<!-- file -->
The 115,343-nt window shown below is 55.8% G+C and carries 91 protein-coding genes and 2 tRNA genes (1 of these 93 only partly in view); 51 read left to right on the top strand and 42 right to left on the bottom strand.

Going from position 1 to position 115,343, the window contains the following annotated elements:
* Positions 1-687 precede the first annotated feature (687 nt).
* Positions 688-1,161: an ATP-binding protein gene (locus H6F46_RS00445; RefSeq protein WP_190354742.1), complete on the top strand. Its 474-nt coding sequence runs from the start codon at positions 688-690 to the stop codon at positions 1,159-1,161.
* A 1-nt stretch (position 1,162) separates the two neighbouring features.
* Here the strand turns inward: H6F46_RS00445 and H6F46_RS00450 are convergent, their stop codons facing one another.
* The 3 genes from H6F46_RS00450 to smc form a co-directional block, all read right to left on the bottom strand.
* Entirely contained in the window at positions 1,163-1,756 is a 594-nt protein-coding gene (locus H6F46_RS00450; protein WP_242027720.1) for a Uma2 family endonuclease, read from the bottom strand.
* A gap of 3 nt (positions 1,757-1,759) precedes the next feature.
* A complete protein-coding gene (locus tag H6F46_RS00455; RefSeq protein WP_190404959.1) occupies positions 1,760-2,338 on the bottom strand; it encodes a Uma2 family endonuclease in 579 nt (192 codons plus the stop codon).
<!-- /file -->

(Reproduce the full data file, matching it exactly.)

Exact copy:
The 115,343-nt window shown below is 55.8% G+C and carries 91 protein-coding genes and 2 tRNA genes (1 of these 93 only partly in view); 51 read left to right on the top strand and 42 right to left on the bottom strand.

Going from position 1 to position 115,343, the window contains the following annotated elements:
* Positions 1-687 precede the first annotated feature (687 nt).
* Positions 688-1,161: an ATP-binding protein gene (locus H6F46_RS00445; RefSeq protein WP_190354742.1), complete on the top strand. Its 474-nt coding sequence runs from the start codon at positions 688-690 to the stop codon at positions 1,159-1,161.
* A 1-nt stretch (position 1,162) separates the two neighbouring features.
* Here the strand turns inward: H6F46_RS00445 and H6F46_RS00450 are convergent, their stop codons facing one another.
* The 3 genes from H6F46_RS00450 to smc form a co-directional block, all read right to left on the bottom strand.
* Entirely contained in the window at positions 1,163-1,756 is a 594-nt protein-coding gene (locus H6F46_RS00450; protein WP_242027720.1) for a Uma2 family endonuclease, read from the bottom strand.
* A gap of 3 nt (positions 1,757-1,759) precedes the next feature.
* A complete protein-coding gene (locus tag H6F46_RS00455; RefSeq protein WP_190404959.1) occupies positions 1,760-2,338 on the bottom strand; it encodes a Uma2 family endonuclease in 579 nt (192 codons plus the stop codon).